As we look out from the prairie, the aspect is dark: the ‘Arab spring’ has given way to a winter of discontent, as the whole region is buffeted by the storms of radical Islam, a phenomenon which our secular, liberal elites fail to grasp; yes, these people really do believe women should be neither seen nor heard, they do believe in stoning homosexuals, and they will chop your head off. In Israel, the one democracy in the region is in a permanent state of siege, with only the US really supporting her; and across Europe, the complacency of a political elite is being rudely shattered by the realisation that President Putin is up to something and will not be stopped by being told he is being naughty. Super Powers may want to retire, but when they try, they may find themselves draw back from the plow.

In the meantime, America itself changes, and values which were once universal are relativised; social cohesion, always a difficult thing to achieve, is threatened; and faith in the rule of law is challenged by the rule of lawyers, in whom few place any confidence: the difference between a confidence trickster and a politician is that they both take your money, but only the latter demands you like him for it.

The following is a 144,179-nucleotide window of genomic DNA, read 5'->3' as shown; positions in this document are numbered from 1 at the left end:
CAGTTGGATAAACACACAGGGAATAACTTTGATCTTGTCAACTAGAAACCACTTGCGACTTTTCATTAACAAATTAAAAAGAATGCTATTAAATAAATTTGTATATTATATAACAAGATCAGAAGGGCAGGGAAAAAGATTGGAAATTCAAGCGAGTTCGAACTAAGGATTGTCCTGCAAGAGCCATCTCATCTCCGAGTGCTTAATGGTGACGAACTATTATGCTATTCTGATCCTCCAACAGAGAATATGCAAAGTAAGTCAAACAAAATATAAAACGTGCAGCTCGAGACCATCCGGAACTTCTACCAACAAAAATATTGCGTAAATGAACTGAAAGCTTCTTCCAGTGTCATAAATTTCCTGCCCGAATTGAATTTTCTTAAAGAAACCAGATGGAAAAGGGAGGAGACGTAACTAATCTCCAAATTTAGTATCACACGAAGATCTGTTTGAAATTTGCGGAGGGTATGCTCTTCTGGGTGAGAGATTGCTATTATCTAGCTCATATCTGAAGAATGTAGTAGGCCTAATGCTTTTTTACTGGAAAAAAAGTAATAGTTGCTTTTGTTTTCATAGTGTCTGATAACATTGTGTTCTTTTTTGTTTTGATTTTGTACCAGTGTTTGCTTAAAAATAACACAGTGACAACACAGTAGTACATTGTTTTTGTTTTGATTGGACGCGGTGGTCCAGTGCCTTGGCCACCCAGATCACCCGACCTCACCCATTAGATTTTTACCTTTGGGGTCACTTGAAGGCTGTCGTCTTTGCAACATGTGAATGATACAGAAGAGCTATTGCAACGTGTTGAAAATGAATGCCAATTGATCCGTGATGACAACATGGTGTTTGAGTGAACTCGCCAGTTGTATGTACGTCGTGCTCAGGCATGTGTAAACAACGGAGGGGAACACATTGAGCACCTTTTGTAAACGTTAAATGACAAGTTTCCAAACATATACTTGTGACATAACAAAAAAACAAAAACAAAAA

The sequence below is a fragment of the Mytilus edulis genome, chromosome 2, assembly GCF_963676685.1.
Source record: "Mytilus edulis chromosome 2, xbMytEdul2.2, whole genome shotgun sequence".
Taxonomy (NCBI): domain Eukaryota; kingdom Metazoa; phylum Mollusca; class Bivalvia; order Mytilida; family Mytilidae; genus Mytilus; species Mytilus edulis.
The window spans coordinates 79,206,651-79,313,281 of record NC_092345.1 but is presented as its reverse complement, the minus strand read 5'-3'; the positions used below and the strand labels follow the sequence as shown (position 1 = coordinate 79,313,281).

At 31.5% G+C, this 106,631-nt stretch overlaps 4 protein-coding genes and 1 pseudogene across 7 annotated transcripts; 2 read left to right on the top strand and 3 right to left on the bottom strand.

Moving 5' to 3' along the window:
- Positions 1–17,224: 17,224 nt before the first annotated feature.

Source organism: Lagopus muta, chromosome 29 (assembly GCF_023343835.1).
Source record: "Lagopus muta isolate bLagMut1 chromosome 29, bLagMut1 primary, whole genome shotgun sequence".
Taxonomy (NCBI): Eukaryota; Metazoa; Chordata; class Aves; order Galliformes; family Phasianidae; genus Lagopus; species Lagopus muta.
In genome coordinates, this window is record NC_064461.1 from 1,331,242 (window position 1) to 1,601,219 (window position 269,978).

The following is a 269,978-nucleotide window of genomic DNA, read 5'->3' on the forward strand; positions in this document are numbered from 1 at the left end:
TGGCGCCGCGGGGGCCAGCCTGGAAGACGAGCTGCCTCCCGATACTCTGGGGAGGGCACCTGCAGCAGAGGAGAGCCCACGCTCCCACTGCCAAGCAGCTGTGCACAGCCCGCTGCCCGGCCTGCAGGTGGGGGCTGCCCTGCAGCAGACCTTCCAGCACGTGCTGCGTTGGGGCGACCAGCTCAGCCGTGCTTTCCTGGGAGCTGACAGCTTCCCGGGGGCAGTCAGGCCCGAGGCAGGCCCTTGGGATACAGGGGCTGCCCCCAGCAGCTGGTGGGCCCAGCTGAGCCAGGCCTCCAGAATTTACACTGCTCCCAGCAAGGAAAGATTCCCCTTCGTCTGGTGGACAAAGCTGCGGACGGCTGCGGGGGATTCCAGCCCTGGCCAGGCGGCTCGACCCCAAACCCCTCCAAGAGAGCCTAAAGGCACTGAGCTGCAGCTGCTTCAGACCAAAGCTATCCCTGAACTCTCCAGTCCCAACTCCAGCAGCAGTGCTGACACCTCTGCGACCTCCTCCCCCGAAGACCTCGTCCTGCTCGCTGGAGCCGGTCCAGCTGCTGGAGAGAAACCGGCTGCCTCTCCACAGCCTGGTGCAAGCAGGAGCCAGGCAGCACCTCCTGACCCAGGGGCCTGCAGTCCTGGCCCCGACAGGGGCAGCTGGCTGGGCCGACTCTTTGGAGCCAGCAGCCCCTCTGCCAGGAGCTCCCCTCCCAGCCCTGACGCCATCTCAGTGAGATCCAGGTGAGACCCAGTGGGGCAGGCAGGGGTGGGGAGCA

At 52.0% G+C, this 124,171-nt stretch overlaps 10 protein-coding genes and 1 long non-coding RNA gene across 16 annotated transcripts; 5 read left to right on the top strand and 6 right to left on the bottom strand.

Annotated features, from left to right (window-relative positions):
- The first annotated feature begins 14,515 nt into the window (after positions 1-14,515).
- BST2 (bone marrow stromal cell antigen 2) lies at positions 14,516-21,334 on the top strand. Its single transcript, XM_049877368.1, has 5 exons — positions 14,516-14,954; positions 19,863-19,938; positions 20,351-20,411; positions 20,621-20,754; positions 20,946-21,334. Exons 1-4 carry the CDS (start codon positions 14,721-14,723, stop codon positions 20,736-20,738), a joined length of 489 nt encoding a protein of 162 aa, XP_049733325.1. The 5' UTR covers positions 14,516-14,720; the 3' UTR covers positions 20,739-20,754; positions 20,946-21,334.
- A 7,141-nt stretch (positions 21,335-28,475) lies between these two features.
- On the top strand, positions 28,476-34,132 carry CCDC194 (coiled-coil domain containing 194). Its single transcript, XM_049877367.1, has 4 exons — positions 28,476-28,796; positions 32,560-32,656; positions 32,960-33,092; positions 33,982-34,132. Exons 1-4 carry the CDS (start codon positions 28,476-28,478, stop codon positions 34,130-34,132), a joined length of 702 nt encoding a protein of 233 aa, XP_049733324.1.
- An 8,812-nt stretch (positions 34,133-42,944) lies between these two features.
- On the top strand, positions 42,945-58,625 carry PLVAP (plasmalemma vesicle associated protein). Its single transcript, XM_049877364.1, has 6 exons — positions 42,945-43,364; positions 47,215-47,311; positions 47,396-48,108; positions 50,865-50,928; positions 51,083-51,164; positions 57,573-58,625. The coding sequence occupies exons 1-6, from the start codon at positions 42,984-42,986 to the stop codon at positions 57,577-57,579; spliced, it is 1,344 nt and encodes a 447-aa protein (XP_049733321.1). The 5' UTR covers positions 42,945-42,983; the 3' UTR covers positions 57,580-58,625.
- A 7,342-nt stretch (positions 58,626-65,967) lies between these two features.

All of these trends Neo covers, but he also provides us with a great historical perspective, good company, good music and great movies, as well as a wry sense of humour which says that even if the world is going to hell in a handcart, it’s five o’clock somewhere – hence the clip – so join me in raising a glass to our friend Neo :)

Legitimate Government, Evangelical Lutheran Style

‪Norsk (bokmål)‬: Hermann Sasse.

‪Norsk (bokmål)‬: Hermann Sasse. (Photo credit: Wikipedia)

 I will shortly be posting an article at All Along the Watchtower (Jess’ site) on Luther’s Two Kingdoms doctrine. [It is now up, and is here.] In it I am talking about the interference we are currently seeing in our churches, both here and in the UK, from the secular authorities. I think you should read it. I will update with a link when it is available.

In any case, while researching that article, I came across an essay by Hermann Sasse entitled: THE SOCIAL DOCTRINE OF THE AUGSBURG CONFESSION AND ITS SIGNIFICANCE FOR THE PRESENT This essay was originally published in the Kirchlich-soziale Blätter in 1930. In April 1928 he was called to be pastor at St. Marienkirche, Berlin, and Sozialpfarrer in Innere-mission (“social pastor in inner mission”).